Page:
Dr. Nathalia Garcia, periodontist from the Southern Illinois University School of Dental Medicine
Dr. Nathalia Garcia, periodontist from the Southern Illinois University School of Dental Medicine (SIU SDM), is a principal investigator for the project titled “Biomarkers of Periodontal Disease Progression.” It is a multi-center study funded by the National Institutes of Health (NIH) that will award more than $1.2 million to the dental school for its contribution to the overall research.
The SDM’s portion is part of a $20.7 million consortium project. The award’s prime recipient is the Forsyth Institute located in Cambridge, Mass. and associated with Harvard University’s School of Medicine. The study spans five dental research centers. Along with the SDM and the Forsythe Institute, institutions include the University of Michigan, New York University and State University of New York. A total of 500 clinical subjects will take part in the study.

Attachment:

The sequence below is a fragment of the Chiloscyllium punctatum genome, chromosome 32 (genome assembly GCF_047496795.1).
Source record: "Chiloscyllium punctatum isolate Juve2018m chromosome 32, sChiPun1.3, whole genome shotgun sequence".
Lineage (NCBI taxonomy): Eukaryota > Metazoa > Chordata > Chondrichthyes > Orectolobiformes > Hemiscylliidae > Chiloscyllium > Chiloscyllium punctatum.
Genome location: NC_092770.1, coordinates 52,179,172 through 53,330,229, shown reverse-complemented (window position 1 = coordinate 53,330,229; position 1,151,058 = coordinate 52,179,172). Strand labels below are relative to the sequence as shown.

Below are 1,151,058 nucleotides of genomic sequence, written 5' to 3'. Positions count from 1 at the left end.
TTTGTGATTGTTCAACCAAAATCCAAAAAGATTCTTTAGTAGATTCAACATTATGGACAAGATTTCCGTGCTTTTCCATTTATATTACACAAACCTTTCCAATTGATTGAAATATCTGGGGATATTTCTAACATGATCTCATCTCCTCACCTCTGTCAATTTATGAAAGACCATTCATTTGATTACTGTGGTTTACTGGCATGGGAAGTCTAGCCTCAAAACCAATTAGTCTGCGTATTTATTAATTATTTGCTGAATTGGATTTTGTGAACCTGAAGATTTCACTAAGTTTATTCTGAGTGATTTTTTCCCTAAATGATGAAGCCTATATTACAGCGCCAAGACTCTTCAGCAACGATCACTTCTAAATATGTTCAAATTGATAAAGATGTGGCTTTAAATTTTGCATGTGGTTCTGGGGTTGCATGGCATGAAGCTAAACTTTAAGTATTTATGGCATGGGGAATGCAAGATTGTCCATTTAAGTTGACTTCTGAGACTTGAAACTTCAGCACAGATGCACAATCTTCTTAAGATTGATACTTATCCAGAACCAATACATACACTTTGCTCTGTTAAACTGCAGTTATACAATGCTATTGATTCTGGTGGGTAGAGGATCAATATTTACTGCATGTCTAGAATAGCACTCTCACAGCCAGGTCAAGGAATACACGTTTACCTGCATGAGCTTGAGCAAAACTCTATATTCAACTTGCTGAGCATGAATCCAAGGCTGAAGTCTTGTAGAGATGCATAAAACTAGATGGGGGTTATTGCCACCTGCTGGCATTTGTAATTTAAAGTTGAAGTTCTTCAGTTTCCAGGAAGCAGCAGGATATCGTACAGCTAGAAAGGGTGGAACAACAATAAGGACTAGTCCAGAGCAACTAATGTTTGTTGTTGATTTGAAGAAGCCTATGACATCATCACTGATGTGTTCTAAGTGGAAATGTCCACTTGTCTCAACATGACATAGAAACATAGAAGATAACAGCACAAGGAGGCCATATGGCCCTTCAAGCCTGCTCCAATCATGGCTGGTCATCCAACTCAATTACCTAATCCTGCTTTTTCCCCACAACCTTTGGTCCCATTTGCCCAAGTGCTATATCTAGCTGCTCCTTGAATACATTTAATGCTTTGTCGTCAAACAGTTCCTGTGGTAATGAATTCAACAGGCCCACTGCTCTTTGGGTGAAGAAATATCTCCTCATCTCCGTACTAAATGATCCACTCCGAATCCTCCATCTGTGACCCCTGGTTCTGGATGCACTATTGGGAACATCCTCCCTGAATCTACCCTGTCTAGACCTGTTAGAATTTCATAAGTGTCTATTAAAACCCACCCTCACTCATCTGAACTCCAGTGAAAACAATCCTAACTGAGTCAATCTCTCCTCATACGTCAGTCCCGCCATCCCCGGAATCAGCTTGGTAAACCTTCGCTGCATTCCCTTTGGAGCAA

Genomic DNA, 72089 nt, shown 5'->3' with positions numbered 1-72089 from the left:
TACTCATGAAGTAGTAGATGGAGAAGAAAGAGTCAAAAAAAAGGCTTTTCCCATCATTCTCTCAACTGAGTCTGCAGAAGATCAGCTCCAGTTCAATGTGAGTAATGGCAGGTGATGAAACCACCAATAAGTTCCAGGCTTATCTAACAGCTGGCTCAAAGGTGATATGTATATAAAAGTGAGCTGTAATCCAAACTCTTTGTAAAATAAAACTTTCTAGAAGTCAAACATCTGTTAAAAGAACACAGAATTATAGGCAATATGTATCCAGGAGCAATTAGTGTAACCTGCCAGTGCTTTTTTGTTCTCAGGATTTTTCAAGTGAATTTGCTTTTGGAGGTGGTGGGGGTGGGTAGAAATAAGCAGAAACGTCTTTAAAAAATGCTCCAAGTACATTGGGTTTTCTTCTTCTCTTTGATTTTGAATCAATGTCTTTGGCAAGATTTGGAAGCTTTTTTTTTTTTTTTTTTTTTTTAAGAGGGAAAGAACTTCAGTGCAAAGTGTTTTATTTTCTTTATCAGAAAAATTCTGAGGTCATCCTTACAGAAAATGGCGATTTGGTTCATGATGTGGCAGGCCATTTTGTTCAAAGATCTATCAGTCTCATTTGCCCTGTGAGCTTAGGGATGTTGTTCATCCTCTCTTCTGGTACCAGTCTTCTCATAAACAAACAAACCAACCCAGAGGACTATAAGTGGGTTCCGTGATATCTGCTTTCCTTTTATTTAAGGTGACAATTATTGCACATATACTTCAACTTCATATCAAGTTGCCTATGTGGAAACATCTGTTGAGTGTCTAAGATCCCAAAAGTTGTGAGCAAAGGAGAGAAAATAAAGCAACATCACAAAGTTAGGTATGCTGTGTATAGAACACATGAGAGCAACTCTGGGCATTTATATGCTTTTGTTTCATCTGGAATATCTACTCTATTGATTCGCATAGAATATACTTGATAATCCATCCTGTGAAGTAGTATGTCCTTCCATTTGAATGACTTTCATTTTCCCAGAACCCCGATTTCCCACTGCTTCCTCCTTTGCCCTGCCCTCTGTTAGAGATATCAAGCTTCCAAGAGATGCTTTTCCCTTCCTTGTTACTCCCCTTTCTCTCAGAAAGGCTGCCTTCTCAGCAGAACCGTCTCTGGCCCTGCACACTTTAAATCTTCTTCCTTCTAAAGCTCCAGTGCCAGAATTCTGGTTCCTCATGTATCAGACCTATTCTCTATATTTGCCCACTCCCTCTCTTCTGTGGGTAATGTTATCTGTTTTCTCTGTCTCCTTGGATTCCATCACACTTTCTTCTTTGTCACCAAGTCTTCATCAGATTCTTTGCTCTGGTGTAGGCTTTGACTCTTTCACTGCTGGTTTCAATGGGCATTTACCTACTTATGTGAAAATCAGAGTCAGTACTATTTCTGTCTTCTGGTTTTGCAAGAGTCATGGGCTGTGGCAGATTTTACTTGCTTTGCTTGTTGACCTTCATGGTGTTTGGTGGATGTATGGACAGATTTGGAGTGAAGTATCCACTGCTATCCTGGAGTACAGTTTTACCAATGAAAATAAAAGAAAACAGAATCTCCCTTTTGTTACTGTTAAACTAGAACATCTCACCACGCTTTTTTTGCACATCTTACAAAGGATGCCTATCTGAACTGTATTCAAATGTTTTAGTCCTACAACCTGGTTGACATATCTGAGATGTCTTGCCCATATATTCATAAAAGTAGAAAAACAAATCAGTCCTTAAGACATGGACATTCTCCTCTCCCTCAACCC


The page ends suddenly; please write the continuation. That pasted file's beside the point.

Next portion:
At the SDM, Garcia will be overseeing 60 patients and working with colleagues, including Dr. Douglas Miley, professor of periodontics and implant dentistry and director of the Advanced Program in Periodontics; Dr. Debra Dixon, associate professor and section head of diagnostic sciences; and Dr. M. Jane Gillespie, section head of microbiology and former director of research at the SDM. Three dedicated dental hygienists and a molecular biologist will also participate.
The project will attempt to find shared biomarkers, or indicative characteristics, of the progression of periodontal disease in test subjects, exploring the disease from microbiological, genetic and immunological perspectives. As the study continues, these biomarkers, as well as microbial species found in the subjects, will be compared with measurements of the effects of dental therapy on these recorded characteristics.
According to the American Academy of Periodontology, approximately 64.7 million Americans suffer from an advanced form of periodontal disease. Periodontology is the study in dentistry of the prevention, diagnosis, and treatment of diseases of tissues of the teeth and gums. Garcia’s work could lead to new insights and advancements that would affect the long-term health of nearly half of adults in the U.S.